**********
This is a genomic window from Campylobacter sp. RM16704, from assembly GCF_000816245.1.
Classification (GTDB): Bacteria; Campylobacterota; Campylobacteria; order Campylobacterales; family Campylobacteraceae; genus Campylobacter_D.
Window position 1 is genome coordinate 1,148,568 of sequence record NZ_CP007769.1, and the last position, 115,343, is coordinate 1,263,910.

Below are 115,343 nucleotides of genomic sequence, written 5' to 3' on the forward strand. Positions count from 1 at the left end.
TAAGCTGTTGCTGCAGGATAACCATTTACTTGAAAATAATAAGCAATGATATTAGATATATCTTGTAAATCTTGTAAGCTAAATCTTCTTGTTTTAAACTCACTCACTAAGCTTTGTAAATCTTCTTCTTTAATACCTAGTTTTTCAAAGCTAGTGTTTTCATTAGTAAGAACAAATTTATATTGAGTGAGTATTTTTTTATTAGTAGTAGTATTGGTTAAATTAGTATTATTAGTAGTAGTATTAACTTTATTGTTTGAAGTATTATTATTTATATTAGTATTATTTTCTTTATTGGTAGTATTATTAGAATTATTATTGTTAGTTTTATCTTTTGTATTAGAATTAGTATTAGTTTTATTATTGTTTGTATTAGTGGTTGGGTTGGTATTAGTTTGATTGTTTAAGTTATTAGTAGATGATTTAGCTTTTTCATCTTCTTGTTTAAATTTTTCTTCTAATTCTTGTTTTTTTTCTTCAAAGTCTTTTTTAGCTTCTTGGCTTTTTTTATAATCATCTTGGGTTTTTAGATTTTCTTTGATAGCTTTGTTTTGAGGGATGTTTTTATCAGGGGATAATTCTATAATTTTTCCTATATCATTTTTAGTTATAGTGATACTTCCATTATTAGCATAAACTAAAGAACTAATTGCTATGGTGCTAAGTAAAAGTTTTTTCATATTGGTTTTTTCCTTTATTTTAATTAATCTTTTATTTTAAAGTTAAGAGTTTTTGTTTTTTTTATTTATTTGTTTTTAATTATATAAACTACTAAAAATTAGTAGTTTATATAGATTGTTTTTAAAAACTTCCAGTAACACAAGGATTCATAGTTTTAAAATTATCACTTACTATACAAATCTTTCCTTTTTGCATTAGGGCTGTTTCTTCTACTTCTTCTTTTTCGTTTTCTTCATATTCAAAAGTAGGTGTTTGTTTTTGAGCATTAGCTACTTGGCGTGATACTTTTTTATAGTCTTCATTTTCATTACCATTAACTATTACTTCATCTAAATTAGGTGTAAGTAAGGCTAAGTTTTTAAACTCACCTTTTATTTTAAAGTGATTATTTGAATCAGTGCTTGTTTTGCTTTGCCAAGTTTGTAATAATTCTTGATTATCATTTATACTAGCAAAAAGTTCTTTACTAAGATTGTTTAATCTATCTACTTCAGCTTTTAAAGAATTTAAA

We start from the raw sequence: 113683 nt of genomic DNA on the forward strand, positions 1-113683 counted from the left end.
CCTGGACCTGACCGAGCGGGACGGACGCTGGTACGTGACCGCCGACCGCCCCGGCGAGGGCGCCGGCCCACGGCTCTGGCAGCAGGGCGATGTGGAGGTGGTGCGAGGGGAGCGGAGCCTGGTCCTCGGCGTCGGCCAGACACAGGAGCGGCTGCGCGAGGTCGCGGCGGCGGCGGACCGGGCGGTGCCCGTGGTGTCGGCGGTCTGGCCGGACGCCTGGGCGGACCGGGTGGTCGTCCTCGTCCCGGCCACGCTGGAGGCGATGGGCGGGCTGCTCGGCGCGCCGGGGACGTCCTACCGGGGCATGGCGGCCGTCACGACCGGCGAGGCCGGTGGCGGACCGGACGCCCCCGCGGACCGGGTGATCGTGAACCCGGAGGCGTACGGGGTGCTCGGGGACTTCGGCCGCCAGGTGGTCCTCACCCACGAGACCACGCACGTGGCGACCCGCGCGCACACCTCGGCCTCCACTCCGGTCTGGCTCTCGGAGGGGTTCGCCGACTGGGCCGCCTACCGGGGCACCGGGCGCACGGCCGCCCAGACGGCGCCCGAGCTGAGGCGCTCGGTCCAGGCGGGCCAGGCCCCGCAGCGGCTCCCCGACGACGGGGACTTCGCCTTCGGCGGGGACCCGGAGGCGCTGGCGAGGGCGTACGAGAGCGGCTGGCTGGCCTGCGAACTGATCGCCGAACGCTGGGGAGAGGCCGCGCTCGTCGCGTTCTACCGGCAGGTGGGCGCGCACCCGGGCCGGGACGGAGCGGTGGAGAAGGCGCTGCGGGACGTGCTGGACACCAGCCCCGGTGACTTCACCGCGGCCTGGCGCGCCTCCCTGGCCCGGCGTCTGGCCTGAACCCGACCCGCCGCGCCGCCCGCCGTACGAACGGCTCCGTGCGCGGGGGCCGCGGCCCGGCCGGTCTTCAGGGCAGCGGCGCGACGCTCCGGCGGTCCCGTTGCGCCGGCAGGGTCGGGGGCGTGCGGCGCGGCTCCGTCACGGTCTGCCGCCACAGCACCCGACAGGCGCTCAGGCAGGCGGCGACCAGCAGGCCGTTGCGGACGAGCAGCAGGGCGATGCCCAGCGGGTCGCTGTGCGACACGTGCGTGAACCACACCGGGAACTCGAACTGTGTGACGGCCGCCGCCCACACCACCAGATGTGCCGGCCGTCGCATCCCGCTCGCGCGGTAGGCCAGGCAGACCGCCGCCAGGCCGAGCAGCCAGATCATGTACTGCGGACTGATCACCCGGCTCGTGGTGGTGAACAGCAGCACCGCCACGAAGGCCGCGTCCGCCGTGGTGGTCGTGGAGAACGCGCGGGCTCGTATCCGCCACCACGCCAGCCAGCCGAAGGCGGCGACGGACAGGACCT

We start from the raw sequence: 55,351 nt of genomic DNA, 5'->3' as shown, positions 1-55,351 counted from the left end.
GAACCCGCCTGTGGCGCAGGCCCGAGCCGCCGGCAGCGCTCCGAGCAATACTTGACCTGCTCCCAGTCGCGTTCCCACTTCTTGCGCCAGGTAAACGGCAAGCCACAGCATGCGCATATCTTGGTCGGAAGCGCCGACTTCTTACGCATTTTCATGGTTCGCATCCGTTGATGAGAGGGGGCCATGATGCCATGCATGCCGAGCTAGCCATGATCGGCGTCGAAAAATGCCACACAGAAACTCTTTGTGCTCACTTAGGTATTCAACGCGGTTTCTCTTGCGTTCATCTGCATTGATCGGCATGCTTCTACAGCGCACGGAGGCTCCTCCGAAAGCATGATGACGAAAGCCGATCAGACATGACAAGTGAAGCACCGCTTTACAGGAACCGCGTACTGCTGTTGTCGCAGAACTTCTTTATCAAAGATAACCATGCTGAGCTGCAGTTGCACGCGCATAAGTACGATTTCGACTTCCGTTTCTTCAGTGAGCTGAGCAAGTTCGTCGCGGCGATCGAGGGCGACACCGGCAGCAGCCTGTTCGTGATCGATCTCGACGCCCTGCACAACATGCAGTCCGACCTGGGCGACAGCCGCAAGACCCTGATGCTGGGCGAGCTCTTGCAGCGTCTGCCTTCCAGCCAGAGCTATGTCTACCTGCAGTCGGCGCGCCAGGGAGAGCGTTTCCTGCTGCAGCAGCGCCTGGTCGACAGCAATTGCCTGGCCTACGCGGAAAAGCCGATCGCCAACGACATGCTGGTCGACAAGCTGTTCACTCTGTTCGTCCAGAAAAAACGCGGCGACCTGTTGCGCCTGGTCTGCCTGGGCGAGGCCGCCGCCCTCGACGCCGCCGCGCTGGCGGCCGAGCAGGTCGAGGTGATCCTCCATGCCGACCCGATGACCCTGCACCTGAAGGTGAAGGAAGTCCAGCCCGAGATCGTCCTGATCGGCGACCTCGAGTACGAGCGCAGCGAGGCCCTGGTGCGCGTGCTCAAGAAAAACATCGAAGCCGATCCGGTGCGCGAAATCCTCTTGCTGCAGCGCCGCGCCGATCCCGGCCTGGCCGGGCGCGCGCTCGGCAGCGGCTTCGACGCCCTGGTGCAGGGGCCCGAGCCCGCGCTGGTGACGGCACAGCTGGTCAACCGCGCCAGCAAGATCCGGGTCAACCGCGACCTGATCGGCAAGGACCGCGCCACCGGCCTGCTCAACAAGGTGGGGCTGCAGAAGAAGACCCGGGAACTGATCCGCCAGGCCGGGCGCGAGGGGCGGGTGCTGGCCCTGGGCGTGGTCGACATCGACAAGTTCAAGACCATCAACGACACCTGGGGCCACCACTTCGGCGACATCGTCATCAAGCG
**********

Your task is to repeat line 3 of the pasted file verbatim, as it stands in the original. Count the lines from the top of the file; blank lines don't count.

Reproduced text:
Window position 1 is genome coordinate 1,148,568 of sequence record NZ_CP007769.1, and the last position, 115,343, is coordinate 1,263,910.